“I don’t blame you for… for never speaking to me after what happened. But, I hope you don’t blame me for what happened either.”
“Of course I don’t. It wasn’t your fault.”
She hesitated. “You blame the witches.”
His lips were pursed tight, but she could see the flame behind the eyes. He said, “I went berry picking with my cousins one day.”
“It was one of the best days of my life. We ditched our baskets and spent most of the day splashing in the creek. On the way home, I was worried my parents would scold me for how few berries were rolling around in my basket, but… it turns out I didn’t have to worry about that. They were gone. They’d disappeared. No one ever spoke of them again. Red witches had come to town that day. They left with the morning sun.”
A long pause stretched itself out as she gazed into the fire.
“My parents,” she croaked, “They… I only remember it in images. Pictures. In little snippets, like leaves in the wind. There are parts I remember. Parts that are so clear. I remember Mother had sent me to the well… on my way back, I heard the witches coming down the road. They had my father in this… this cage. All of the adults from the village were following them. At the house… my mother. I just remember her face. She never cried. She never begged for mercy. It was almost as if she knew I was watching her. As if she wanted my last memory of her to be her as a strong woman. The smell of the fire. The smoke stinging my eyes. I remember them holding hands as the flames licked upward. Then… the screaming.
“Later… when I asked questions… my relatives always shooed me away, but… I could piece it together, after a few years. My father, he wasn’t… sane. Everyone knew this, but… he got worse with each passing year. He had claimed to be a priest. I remember my uncle saying, ‘Next, he’ll claim he’s a unicorn!’ The laughter wasn’t joyful. It was filled with fear. Then, he started claiming that the Flash wasn’t the beginning, that it was an end. You see, my mother had told this to us for years, as parts of stories from the Broken Mountain Clan. Eventually, they lashed him. Time after time they lashed him, and time and again he would begin preaching again in the village square. After a while, something broke inside of him. At that point, I think he had truly lost his mind. Then, one beautiful spring day, he stood in the center of the village square and shouted with all his might that he was John Doe, Come Again. He shouted that I was his daughter by nature, not by the power of the Lady God or the white witches Prayer of Seven Days in the City of Life. In the end, the witches did what they do. I can still hear him screaming my name in my dreams. Telling me to be strong, to never forget… right up until the very end.”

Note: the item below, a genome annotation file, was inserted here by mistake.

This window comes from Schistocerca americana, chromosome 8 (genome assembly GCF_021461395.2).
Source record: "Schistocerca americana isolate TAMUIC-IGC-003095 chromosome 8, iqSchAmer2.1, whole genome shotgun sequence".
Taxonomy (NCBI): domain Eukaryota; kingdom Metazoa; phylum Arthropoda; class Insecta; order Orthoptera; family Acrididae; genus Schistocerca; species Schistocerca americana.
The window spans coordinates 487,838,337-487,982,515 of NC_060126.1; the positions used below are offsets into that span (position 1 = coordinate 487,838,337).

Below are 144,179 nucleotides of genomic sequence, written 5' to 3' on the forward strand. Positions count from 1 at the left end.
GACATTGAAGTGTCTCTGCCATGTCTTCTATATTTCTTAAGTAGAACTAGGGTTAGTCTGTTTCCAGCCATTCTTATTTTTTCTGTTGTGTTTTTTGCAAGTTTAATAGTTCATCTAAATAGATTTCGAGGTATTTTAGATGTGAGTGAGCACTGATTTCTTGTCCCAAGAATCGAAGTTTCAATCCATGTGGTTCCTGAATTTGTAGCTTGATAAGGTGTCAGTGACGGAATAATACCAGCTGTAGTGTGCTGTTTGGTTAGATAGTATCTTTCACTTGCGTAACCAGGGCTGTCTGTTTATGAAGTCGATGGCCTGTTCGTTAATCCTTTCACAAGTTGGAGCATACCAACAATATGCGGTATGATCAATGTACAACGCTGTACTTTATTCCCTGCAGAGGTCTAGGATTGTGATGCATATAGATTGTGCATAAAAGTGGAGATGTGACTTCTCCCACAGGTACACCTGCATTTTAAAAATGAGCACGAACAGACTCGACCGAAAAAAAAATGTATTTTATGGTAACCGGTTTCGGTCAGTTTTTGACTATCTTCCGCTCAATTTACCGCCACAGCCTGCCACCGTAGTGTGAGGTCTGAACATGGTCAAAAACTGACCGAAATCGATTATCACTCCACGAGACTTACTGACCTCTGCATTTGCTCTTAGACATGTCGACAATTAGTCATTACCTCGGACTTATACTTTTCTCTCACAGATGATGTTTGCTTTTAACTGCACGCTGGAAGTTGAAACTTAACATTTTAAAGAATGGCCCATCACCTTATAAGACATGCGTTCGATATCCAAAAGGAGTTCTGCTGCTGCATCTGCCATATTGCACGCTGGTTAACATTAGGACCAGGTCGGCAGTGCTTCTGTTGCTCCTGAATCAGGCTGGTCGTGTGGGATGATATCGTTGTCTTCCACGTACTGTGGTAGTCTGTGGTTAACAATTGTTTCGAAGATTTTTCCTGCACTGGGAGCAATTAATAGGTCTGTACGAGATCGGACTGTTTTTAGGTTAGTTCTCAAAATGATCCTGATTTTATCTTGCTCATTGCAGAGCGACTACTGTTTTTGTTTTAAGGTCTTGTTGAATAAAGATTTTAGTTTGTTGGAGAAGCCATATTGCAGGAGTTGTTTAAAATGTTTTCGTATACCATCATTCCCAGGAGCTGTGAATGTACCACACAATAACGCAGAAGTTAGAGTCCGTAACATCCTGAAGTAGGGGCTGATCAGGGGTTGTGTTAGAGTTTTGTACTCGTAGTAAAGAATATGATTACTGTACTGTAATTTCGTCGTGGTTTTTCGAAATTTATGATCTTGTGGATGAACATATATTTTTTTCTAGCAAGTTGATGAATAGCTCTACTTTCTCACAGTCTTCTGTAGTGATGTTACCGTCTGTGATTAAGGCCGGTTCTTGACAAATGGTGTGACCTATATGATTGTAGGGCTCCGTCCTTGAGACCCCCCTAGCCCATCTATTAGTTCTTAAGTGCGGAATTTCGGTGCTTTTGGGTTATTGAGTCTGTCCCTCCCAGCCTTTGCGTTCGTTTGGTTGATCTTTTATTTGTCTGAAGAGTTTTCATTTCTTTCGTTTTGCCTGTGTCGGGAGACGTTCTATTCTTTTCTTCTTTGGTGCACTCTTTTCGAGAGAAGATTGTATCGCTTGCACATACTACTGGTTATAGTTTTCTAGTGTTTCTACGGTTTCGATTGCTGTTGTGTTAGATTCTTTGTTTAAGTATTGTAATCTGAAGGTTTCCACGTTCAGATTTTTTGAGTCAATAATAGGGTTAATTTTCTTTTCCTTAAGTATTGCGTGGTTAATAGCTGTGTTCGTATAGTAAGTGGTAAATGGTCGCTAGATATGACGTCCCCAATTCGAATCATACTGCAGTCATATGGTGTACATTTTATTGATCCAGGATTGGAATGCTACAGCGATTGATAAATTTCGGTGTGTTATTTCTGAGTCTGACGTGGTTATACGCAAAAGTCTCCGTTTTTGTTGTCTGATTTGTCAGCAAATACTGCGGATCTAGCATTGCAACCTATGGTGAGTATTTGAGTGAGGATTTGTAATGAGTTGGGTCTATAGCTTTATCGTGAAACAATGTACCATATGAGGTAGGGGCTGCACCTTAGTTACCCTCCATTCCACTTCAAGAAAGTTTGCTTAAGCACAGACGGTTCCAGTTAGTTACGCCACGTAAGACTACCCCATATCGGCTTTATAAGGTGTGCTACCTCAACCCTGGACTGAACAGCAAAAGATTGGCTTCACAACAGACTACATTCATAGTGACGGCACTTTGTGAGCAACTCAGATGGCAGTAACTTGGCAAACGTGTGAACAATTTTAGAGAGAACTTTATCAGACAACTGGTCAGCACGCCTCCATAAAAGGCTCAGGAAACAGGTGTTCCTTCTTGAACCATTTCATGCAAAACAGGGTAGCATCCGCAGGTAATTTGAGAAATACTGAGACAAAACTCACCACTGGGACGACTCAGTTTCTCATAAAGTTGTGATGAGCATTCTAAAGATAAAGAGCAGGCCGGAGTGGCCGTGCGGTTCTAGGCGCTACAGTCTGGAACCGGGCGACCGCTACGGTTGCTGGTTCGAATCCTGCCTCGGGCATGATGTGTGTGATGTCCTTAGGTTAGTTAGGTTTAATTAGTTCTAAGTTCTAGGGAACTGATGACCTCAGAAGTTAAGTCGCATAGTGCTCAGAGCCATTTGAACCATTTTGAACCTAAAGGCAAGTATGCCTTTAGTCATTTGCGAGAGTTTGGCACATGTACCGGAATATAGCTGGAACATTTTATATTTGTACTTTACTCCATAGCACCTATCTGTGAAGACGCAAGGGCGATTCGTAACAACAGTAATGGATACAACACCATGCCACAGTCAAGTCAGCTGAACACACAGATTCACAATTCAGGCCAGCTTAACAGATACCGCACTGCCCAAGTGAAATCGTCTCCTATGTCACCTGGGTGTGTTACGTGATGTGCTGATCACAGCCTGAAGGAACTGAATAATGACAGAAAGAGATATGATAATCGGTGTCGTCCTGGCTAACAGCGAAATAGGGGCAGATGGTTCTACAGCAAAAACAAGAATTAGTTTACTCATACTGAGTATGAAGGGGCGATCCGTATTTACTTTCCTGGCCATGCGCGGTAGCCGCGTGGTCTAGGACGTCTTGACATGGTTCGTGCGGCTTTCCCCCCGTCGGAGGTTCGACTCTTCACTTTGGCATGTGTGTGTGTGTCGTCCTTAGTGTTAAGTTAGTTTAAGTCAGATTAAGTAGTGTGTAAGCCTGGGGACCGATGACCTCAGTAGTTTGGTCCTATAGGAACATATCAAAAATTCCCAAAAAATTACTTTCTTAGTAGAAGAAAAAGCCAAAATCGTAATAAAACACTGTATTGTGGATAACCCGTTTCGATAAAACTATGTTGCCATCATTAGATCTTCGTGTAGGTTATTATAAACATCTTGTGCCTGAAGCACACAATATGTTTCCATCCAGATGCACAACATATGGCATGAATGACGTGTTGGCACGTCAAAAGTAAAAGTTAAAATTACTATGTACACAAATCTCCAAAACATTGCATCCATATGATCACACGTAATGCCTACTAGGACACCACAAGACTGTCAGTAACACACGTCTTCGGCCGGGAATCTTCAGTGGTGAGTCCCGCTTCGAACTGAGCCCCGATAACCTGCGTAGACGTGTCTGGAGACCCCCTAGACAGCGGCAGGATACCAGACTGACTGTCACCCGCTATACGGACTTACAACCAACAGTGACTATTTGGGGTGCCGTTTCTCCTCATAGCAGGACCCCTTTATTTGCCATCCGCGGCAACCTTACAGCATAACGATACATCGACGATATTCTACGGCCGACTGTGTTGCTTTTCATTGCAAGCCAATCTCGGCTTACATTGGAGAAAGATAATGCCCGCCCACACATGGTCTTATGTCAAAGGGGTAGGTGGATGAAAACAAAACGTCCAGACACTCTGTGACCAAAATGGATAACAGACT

She finished speaking and he held her until she was still again.
After a time, he asked her, “Why are you telling me this now? What has brought this memory back into your mind so sharply?”
She clasped his hand.
“What is it?”
“It’s been nearly two months since you have had to sleep away from me. Have you not noticed?”
He lowered his eyes, unsure of what to say. “I noticed, but… I didn’t know what to say or do. I assumed it wasn’t out of the ordinary for a little variation to occur.”
“It’s not normal. There’s a chance… a strong chance that I am…”
Lilith could not understand why the corners of Ben’s mouth were curling upward, just as they had on their wedding day.
“Aren’t you afraid?”
“Yes. Very. But… come what may… we will have a made a life together. It’s a miracle.”
She squeezed him tightly, then held him at arm’s length and said, “We have only one choice.”
He thought for a moment and said, “Go to the City of Life.”
“Yes. We must pretend that the white witches and their Prayer of Seven Days is what has blessed us with a child.”
“It’s our only hope.”
Through the desert sands, Lilith hobbled up to the intercom posted near the gate of the City of Life. Her lips were cracked and stung when she spoke, “Lilith and Benjamin of the Broken Mountain Clan have arrived. We have come in the hopes that the white witches will join me in the Prayer of Seven Days and that Our Lady God will bless us with a child.”
A crackle of static.
“May Our Lady God bless your arrival,” came the nasal response. “Two witches will be out to assist you, greet you, and escort you into the City.”
Metallic clangs and the grinding of gears rumbled as the enormous inner workings of the gate unlocked. Once open, a gush of cool air caressed the weary travelers. Two witches strode out to greet them, one in flowing red, the other in unrevealing white. The white witch, whose black hair was cropped, extended a hand to Lilith, as she said, “My name is Alexandra, the High White Witch of the City of Life. I will be your companion, Lilith, as we pray together for God to bless you with a child. You must be tired after your long journey through the desert.”
Lilith nodded, and said meekly, “Thank the Lady God, for she has willed us to survive the passage.”
“And I am Iva, the Red High Witch of the City of Life,” said as she proffered her hand. “Welcome.”
Taking her hand, Lilith averted her eyes quickly, hoping that the red witch did not place her. She was the very same witch that had presided at the wedding ceremony. Despite the coolness inside the City’s high, thick walls, beads of persperation began to form on Lilith’s forehead.